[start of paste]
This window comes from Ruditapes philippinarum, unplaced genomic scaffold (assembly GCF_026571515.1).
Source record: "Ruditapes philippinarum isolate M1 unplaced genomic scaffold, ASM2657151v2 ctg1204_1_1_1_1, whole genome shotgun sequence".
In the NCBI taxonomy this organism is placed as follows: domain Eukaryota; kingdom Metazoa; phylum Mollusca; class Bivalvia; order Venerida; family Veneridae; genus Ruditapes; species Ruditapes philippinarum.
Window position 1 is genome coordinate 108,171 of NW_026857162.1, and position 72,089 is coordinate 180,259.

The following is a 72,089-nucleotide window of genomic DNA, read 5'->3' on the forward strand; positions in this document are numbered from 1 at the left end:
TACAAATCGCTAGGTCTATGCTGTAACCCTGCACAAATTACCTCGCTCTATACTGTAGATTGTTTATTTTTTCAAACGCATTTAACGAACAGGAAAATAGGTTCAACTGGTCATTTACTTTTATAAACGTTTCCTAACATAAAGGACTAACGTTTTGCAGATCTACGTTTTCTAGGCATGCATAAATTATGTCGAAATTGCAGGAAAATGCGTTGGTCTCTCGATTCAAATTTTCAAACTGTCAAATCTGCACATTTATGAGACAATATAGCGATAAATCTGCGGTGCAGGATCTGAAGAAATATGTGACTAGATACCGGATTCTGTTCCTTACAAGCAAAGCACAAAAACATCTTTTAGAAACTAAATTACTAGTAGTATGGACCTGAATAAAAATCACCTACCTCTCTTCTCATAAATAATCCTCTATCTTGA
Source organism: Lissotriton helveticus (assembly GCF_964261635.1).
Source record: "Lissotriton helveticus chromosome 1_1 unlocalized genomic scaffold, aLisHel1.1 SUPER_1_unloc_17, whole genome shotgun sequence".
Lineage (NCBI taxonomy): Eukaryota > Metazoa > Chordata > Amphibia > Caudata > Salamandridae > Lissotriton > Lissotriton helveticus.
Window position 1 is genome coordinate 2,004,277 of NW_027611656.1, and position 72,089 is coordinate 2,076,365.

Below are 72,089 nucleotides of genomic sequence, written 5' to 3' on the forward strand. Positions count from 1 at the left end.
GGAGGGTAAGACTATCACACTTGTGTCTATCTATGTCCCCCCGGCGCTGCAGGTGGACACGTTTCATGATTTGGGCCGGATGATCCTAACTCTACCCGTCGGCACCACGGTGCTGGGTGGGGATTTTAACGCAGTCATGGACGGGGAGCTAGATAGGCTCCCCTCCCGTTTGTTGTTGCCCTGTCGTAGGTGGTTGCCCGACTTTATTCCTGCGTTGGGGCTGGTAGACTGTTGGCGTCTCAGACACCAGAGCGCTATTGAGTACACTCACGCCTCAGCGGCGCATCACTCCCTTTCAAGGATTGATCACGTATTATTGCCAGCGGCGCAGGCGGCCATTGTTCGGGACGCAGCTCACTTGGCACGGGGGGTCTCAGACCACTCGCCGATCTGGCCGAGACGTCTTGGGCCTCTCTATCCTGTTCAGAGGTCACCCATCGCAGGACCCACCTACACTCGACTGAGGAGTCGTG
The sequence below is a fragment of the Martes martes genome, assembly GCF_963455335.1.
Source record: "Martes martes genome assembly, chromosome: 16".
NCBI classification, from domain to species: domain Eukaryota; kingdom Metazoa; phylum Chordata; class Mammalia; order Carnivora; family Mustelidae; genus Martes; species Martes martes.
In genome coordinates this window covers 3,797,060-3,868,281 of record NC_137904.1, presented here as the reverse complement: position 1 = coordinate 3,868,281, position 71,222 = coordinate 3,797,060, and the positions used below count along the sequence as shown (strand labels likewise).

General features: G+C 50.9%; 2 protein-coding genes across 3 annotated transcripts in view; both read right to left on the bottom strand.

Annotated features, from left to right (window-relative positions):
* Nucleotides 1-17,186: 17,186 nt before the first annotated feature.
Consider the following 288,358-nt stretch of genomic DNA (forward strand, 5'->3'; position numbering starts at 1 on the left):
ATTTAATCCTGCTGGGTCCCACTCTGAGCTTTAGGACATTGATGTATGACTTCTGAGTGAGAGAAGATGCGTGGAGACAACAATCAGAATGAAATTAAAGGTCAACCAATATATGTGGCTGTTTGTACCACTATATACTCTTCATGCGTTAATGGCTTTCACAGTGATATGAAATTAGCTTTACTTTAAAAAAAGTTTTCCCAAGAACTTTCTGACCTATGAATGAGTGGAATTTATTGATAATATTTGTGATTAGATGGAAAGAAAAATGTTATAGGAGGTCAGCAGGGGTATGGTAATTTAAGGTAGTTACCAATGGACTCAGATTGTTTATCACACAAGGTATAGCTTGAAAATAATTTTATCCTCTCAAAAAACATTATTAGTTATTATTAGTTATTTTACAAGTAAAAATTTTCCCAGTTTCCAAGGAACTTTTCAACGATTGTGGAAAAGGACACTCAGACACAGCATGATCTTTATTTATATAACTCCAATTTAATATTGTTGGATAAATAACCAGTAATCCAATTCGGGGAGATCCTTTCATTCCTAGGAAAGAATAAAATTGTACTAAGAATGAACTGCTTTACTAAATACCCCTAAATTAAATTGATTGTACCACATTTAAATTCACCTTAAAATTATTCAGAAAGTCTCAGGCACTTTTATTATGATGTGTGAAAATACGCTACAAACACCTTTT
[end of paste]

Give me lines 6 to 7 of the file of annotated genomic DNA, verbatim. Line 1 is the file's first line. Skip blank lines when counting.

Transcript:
TACAAATCGCTAGGTCTATGCTGTAACCCTGCACAAATTACCTCGCTCTATACTGTAGATTGTTTATTTTTTCAAACGCATTTAACGAACAGGAAAATAGGTTCAACTGGTCATTTACTTTTATAAACGTTTCCTAACATAAAGGACTAACGTTTTGCAGATCTACGTTTTCTAGGCATGCATAAATTATGTCGAAATTGCAGGAAAATGCGTTGGTCTCTCGATTCAAATTTTCAAACTGTCAAATCTGCACATTTATGAGACAATATAGCGATAAATCTGCGGTGCAGGATCTGAAGAAATATGTGACTAGATACCGGATTCTGTTCCTTACAAGCAAAGCACAAAAACATCTTTTAGAAACTAAATTACTAGTAGTATGGACCTGAATAAAAATCACCTACCTCTCTTCTCATAAATAATCCTCTATCTTGA
Source organism: Lissotriton helveticus (assembly GCF_964261635.1).